If you look around you notice things falling apart. It took little effort to discover the rapid deterioration that is happening to the raised dotted yellow rectangles planted in the sidewalks near intersections. Many of these look shabby. Some are strewn with graffiti while others have missing chunks. They take on the appearance of abstract art. It would be difficult to report these conditions to the city because I don’t know what these things are called. I’d like to see them fixed but how do I explain it? It seems crazy to even say out loud, “the yellow rectangles with the raised dots are crumbling.” For starters, I don’t know who to call. It almost makes more sense to accost people on the street. “The yellow rectangles with the raised dots, they are crumbling,” l’d whisper hoping my plight for the rectangles would become contagious.
Knowing that I live in the internet age, the answer is online. As I thought about the search I began to fear what would be revealed, or worse, that I would get information about the specific words instead of the complete phrase. The search for “raised dots on a yellow rectangle” ended up being painless. The promise of the information age came through identifying something I had wondered about for a long time.
These raised dotted yellow rectangles are part of what’s called “Detectable Warning Systems.” It seems obvious that they help people with visual impairments navigate sidewalks. They are component in the braille paving system that can be found in other ways on streets and train platforms.
With this information I realized it would be easier to contact the city and tell them, “Yo, your Detectable Warning Systems are crumbling.” Of course after that it might be necessary to describe what I was talking about, “You know, the yellow, raised dotted rectangles; they need help.”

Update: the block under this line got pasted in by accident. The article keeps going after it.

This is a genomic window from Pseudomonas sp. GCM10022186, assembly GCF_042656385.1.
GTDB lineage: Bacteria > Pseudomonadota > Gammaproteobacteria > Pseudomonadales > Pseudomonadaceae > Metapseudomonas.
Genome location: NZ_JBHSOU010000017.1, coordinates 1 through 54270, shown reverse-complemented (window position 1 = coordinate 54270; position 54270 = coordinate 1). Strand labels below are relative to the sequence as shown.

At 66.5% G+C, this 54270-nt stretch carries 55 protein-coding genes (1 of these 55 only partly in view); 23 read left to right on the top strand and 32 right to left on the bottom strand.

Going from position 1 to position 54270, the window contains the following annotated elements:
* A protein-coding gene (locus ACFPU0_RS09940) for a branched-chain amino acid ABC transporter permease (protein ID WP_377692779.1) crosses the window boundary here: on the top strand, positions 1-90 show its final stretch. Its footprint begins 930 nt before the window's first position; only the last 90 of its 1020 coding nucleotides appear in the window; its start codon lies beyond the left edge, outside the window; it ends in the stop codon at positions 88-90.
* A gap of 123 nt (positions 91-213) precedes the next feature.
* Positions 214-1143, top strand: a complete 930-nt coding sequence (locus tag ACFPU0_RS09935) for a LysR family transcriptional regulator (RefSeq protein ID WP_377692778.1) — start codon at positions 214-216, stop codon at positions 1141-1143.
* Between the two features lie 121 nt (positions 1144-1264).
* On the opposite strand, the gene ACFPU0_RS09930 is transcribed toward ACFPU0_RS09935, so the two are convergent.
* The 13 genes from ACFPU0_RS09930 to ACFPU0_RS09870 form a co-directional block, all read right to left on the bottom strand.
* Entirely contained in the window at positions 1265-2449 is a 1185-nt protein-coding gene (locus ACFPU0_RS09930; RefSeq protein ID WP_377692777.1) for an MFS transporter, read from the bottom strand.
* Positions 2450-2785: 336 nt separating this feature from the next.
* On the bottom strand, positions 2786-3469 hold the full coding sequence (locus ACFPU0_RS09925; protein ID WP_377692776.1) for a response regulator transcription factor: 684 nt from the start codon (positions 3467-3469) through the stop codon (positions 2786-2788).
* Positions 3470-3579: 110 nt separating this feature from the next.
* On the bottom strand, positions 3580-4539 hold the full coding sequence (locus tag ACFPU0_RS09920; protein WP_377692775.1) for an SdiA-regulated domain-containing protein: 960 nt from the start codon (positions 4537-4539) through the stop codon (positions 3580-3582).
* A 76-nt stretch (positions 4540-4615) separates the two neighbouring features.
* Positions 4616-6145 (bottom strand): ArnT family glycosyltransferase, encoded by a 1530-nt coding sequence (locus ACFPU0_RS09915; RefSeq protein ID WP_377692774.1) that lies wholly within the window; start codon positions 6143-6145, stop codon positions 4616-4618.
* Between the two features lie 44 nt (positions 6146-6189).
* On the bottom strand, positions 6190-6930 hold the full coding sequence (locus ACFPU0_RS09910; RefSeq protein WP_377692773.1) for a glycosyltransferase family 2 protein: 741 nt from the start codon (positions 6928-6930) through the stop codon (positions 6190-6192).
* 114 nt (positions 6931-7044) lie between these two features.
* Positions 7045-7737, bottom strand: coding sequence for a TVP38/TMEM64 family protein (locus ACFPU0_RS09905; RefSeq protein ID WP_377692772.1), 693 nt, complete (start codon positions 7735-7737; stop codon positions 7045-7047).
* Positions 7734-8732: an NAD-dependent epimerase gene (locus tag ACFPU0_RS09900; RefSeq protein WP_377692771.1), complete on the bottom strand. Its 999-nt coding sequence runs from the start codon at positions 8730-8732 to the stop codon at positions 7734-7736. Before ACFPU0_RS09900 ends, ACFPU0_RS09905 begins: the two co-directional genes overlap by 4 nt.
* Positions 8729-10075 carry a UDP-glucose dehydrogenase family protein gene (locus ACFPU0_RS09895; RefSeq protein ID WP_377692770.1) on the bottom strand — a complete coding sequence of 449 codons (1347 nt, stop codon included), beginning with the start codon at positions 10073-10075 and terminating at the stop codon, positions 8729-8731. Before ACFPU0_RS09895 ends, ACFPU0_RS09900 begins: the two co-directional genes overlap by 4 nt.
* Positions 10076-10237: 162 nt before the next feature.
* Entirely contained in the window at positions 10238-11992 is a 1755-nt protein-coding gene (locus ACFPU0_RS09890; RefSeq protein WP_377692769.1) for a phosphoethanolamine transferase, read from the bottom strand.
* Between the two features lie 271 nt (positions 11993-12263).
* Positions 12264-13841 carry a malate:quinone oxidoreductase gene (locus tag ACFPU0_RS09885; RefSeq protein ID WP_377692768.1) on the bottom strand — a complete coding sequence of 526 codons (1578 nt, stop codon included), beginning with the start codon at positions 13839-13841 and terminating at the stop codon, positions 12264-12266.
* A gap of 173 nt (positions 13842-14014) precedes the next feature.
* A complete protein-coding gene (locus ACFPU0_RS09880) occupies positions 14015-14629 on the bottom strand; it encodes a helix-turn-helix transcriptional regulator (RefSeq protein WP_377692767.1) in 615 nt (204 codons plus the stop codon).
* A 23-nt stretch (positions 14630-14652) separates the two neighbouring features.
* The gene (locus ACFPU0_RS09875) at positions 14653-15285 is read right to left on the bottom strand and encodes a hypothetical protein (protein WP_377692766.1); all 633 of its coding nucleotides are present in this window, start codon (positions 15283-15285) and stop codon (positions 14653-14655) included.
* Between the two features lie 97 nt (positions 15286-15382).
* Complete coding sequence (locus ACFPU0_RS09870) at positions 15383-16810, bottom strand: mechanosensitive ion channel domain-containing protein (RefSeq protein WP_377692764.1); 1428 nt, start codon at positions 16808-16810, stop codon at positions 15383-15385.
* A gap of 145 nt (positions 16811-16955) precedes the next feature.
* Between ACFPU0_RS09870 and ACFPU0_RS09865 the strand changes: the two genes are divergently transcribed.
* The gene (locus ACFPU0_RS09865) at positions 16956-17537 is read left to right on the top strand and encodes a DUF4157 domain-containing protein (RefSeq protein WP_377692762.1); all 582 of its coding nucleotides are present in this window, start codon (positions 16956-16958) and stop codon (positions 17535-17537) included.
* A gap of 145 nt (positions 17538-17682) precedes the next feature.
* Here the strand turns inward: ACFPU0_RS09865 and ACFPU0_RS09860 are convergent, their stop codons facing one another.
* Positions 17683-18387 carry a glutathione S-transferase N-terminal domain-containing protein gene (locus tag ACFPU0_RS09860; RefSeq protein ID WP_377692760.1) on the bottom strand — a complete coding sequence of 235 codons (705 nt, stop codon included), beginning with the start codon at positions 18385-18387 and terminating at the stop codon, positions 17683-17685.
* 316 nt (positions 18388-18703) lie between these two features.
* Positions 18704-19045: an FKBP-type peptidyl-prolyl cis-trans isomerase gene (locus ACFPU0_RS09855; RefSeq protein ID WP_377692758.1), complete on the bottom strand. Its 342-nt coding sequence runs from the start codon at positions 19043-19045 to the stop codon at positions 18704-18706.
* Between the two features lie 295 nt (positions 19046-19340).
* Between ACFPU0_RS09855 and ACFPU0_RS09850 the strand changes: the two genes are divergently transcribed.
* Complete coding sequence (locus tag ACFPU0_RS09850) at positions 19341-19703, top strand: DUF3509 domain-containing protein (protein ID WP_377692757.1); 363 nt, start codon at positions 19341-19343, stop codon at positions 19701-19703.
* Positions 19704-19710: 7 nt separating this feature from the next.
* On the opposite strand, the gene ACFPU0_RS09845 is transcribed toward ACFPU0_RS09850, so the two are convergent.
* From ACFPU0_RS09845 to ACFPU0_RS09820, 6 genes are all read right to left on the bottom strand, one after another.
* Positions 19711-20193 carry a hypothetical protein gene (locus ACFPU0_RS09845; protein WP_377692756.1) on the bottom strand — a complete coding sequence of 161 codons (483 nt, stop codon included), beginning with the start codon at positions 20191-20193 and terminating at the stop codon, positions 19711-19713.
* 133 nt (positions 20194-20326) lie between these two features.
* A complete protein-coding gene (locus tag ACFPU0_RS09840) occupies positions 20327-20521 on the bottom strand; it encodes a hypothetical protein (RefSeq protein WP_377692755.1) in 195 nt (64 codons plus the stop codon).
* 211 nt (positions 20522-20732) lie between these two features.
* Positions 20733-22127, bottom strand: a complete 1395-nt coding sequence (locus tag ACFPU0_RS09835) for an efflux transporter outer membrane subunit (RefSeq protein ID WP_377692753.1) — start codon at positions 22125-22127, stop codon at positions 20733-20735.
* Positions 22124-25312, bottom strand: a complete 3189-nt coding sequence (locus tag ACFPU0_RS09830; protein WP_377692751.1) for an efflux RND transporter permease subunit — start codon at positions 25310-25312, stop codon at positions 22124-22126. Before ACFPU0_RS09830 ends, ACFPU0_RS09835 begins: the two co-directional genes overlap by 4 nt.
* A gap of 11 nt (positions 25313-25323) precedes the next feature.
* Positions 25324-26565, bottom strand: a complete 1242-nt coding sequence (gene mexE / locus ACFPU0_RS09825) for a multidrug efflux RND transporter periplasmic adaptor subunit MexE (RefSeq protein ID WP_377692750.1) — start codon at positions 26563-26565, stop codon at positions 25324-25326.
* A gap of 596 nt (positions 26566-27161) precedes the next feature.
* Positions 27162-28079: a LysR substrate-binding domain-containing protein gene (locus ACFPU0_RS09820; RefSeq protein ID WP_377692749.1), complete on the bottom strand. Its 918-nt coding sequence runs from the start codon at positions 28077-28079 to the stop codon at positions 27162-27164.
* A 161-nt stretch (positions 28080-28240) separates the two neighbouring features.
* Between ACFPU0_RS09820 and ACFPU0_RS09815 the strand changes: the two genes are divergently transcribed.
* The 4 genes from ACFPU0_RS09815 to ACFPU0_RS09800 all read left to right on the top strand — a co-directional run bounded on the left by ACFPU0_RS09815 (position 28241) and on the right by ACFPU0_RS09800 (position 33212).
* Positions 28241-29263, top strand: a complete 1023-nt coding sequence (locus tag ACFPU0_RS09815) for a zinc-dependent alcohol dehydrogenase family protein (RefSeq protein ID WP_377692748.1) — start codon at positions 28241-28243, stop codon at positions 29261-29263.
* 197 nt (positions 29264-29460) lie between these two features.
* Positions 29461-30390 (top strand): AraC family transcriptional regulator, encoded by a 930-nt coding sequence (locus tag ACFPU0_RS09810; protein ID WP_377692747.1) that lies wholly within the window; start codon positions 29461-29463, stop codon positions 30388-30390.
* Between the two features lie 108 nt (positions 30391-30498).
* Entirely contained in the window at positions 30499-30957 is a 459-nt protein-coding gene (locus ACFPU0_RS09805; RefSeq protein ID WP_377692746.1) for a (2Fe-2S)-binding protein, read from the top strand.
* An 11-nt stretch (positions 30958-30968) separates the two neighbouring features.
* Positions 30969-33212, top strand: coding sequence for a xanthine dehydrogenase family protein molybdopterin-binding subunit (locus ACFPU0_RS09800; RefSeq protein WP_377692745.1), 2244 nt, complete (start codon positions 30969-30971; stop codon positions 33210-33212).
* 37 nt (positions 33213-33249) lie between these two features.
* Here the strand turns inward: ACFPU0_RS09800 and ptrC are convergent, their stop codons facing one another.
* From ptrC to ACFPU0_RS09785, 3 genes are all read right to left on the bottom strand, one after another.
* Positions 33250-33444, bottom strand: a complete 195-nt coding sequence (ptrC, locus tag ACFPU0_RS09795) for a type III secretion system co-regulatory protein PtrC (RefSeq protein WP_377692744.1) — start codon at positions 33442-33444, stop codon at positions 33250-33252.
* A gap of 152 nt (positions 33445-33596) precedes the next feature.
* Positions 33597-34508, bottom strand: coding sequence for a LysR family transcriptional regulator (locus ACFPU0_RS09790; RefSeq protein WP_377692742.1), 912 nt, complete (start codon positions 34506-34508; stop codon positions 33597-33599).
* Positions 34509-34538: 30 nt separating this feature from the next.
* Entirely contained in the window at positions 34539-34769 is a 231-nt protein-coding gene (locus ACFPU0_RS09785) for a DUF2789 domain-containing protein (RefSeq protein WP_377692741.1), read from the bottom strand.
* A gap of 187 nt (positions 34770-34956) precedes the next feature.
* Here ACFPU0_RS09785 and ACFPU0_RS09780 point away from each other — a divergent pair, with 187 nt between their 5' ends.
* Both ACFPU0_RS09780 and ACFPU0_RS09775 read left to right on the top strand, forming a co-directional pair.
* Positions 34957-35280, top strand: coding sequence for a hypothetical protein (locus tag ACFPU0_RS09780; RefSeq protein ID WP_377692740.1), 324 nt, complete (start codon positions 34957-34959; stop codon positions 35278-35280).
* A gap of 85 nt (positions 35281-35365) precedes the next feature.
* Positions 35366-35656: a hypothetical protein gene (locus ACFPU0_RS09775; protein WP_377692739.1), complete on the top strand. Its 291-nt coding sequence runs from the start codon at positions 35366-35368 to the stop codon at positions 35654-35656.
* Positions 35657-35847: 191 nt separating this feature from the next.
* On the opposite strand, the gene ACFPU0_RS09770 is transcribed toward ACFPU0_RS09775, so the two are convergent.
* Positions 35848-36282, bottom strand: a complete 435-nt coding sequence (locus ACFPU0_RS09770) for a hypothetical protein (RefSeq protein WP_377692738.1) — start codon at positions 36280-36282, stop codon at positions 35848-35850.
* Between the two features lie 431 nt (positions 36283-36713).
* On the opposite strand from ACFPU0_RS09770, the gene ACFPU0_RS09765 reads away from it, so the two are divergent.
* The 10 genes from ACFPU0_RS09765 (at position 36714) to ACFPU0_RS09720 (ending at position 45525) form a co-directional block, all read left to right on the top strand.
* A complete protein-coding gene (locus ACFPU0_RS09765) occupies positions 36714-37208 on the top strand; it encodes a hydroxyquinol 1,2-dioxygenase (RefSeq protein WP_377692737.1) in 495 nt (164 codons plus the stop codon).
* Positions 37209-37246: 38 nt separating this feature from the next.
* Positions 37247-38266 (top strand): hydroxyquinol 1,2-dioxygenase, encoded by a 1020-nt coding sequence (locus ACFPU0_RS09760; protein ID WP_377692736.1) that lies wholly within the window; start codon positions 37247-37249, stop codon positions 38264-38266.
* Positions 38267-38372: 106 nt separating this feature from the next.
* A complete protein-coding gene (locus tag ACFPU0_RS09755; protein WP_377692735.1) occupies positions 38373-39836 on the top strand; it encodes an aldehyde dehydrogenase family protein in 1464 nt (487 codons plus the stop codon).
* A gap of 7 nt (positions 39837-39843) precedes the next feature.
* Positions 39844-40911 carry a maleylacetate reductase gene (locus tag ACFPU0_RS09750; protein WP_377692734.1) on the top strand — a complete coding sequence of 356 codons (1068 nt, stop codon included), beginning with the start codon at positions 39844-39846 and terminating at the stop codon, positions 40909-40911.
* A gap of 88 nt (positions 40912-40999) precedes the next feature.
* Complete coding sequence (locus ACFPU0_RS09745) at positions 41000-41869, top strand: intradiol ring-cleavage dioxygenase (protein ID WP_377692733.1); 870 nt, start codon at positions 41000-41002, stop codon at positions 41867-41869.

At one point I was on the street taking a picture of a couple of these “Detectable Warning Systems” for an example of what they looked like when they’re in reasonable condition. A man asked me what I was taking a picture of. He said he was only curious but I couldn’t help him with his curiosity. There were no words to explain what I was doing. If I could have thought straight in the moment it would have been something like, “Ah, I’m trying to blog about things.” I recall muttering not much of anything and wandering away fast.
Taking pictures of Detectable Warning Systems in good condition made me realize that regardless of wear and tear they all end up getting filthy. People put their feet on them.
It’s easy to see why these Detectable Warning Systems are falling apart. They are out in the elements getting walked on, stood on and generally roughed up. I have wondered whether anyone else besides me has noticed this deterioration or has become alarmed by it. It has me considering what other parts of our infrastructure are in disrepair and going unchecked. I want to believe these parts of the sidewalk are maintained on a regular basis and replaced or repaired as needed. It’s a minor thing but it leads me to wonder how anyone can keep up with the onslaught of all the things that are busy falling apart around us. My guess is that a few city employees have the time on their hands to be a part of my vast audience. They’ll get the message.
I’m dealing with a Pacific Northwest winter that’s mild by most standards but what does envelope us is the grayness of it all, the pale, sunless skies that stretch on for weeks shed dim light on grimy streets and now no one’s going to the car wash as the “Wash Me” scrawls accumulate on these dirty vehicles. Meanwhile everywhere I look I see lines of meaningless graffiti or somehow worse bad painted cover up jobs, not to mention misaligned hair cuts in the grocery store. I’m no longer sure I can tell the difference between a winter chill and a flu symptom. My seasonal despair has me bracing for the next month which Rich Reece described as being tougher. Most days I try to shake out the ear worm of Jeff Dodge and the Peasant Revolution Band’s version of The Pogues “Dirty Old Town.” Crumbled bits of plastic from the Detectable Warning Systems seem to be the last straw.
Post Script: Admittedly I became a bit confused about these warning systems. The bumps and rectangles were referred to in many different ways in my research. These systems have been put in place in conjunction with the American Disability Act.
Post Post Script: If you’re looking to check out the video link to “Dirty Old Town,” you can fast forward to 55:34 of episode 3 of Season Two of the Peasant Revolution Band Variety Hour. Don’t say I did warn you about the possibilities of an earworm.